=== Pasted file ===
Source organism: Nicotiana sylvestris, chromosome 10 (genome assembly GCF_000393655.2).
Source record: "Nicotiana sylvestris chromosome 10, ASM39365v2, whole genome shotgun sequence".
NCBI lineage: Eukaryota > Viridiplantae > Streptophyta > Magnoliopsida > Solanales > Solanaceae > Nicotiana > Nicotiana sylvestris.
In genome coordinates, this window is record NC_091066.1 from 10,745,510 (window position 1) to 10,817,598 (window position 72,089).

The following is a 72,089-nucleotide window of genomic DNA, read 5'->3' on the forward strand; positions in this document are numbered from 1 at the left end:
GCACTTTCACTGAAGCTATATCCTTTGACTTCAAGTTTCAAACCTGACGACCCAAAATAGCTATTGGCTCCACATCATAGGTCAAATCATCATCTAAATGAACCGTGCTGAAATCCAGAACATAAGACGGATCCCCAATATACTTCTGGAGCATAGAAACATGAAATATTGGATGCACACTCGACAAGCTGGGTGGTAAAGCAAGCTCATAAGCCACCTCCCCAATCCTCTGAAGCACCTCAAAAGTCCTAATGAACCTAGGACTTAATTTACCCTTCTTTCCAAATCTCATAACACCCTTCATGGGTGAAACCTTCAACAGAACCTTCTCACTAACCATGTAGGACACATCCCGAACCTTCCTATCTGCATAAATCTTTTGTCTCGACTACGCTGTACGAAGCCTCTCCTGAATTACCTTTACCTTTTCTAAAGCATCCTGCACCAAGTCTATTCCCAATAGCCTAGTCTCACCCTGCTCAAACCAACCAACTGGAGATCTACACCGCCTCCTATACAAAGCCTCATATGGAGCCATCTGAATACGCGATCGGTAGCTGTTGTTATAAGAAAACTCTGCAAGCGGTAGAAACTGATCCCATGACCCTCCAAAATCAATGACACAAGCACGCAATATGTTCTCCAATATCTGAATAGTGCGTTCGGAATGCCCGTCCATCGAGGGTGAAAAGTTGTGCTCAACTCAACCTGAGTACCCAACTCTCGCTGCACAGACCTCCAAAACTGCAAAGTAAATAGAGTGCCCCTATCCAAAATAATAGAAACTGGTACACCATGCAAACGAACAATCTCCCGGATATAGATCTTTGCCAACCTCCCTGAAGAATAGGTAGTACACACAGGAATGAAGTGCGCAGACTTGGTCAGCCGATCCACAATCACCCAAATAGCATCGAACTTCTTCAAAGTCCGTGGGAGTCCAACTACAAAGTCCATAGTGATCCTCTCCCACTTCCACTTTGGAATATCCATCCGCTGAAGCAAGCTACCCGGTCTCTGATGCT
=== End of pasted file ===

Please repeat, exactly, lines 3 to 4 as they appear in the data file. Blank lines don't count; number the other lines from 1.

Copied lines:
NCBI lineage: Eukaryota > Viridiplantae > Streptophyta > Magnoliopsida > Solanales > Solanaceae > Nicotiana > Nicotiana sylvestris.
In genome coordinates, this window is record NC_091066.1 from 10,745,510 (window position 1) to 10,817,598 (window position 72,089).